Supervisor’s OHSA conviction upheld on appeal: prosecutor not required to prove what “hazard” caused concrete worker’s death!


A supervisor’s Occupational Health and Safety Act conviction of failing to sufficiently and competently supervise work has been upheld on appeal, after a concrete worker died.

The supervisor operated and managed a concrete business.  He was hired to pour a concrete floor in a newly constructed shop.  They used a gas heater to heat the area.  The supervisor became aware that the gas supply hose to the heater produced an electric shock when touched. He warned workers but did not fix the problem.

The worker, who had been trowelling concrete, was later found lying on the floor near the gas heater.  He was later pronounced dead.  The treating doctor observed two red areas on his skin, which were consistent with electrocution.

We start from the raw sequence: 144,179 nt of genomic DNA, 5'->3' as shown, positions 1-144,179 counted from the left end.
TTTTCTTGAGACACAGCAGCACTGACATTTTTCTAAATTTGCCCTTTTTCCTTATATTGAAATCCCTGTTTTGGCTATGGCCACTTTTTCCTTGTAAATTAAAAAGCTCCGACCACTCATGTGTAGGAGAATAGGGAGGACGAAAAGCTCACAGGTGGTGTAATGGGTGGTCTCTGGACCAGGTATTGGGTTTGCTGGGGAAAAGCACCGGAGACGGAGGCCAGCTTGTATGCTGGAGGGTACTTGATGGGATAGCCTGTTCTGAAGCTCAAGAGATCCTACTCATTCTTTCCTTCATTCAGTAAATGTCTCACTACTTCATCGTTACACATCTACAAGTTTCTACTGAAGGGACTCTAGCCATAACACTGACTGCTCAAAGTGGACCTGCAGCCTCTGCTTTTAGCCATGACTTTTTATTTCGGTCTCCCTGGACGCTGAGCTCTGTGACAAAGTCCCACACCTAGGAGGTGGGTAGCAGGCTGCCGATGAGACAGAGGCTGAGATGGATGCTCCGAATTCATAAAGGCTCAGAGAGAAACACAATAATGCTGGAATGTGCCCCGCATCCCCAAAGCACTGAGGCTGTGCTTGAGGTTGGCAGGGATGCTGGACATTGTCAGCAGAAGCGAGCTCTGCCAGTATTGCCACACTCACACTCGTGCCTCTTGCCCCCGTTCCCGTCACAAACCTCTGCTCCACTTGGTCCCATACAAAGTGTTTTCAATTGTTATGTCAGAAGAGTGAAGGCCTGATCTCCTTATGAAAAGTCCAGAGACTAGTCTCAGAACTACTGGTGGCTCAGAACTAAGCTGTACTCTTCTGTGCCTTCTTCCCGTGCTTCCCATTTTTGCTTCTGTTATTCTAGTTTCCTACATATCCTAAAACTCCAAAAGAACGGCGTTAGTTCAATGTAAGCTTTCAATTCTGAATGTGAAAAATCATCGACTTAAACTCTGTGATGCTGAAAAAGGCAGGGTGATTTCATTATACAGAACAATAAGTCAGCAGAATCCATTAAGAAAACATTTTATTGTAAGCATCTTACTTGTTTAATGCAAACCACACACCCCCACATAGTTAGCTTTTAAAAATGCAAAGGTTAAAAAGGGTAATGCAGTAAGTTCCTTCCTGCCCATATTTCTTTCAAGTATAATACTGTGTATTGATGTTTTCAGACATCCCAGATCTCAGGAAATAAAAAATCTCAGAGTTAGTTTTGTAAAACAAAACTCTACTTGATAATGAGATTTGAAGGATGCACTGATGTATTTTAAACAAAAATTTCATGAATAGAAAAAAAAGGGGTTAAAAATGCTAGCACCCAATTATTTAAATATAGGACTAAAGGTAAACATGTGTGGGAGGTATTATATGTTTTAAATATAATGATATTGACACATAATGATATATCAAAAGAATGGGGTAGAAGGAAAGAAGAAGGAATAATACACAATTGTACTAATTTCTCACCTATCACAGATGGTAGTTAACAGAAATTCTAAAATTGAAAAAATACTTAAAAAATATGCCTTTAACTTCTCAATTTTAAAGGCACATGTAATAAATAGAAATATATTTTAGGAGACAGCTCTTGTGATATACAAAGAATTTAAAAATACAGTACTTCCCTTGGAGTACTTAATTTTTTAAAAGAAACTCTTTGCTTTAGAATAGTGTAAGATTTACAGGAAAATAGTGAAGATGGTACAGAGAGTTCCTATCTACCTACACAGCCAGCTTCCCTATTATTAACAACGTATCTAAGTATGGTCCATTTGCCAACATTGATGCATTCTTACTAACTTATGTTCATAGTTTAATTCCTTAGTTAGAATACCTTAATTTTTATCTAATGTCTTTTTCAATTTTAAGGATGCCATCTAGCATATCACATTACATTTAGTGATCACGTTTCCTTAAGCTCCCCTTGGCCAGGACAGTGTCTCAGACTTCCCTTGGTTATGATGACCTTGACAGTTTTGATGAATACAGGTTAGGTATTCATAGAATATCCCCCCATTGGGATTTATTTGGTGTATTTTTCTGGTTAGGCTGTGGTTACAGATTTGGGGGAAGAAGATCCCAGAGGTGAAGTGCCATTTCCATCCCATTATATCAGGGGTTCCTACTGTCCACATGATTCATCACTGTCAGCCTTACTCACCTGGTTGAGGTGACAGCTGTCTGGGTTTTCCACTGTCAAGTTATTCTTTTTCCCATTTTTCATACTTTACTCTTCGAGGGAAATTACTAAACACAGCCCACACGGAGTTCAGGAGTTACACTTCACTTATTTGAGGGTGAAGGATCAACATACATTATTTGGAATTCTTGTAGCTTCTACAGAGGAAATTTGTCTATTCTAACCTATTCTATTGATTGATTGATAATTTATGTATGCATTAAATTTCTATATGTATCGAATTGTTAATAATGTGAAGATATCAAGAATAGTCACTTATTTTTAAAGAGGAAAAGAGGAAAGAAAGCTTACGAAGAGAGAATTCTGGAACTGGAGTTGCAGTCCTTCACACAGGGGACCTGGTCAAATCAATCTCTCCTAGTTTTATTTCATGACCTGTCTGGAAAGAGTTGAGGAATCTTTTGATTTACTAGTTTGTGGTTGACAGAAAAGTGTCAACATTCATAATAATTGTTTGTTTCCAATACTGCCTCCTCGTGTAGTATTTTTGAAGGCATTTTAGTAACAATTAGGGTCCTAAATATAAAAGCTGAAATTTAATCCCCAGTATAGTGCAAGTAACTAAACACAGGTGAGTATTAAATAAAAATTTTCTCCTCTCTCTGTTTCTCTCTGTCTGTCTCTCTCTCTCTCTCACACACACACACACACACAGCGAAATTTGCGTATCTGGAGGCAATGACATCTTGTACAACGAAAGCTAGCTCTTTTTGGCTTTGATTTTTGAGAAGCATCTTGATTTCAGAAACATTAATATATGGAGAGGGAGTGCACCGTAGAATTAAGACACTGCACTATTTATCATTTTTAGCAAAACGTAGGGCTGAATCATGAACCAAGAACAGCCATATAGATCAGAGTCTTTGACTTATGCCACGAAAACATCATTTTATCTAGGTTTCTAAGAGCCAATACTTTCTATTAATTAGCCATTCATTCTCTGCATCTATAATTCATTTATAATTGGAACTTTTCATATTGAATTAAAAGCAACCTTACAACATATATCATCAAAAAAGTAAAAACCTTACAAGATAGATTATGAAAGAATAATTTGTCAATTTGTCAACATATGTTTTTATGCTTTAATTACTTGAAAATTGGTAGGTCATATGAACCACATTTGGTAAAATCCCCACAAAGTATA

The prosecutor’s theory at trial was that the worker died from electrocution.  The supervisor suggested that the death was from carbon monoxide poisoning from the gas heater so that the charge, based on electrocution, should be dismissed. Both the trial judge and Court of Appeal disagreed, holding that the contention that the worker died from carbon monoxide poisoning was speculative and not supported by the evidence.

The Court of Appeal further noted that the charge did not specify what “hazard” caused the death, and accordingly the prosecutor did not need to prove the cause.  As such, the supervisor was properly convicted of the “failure to supervise” charge under the OHSA.

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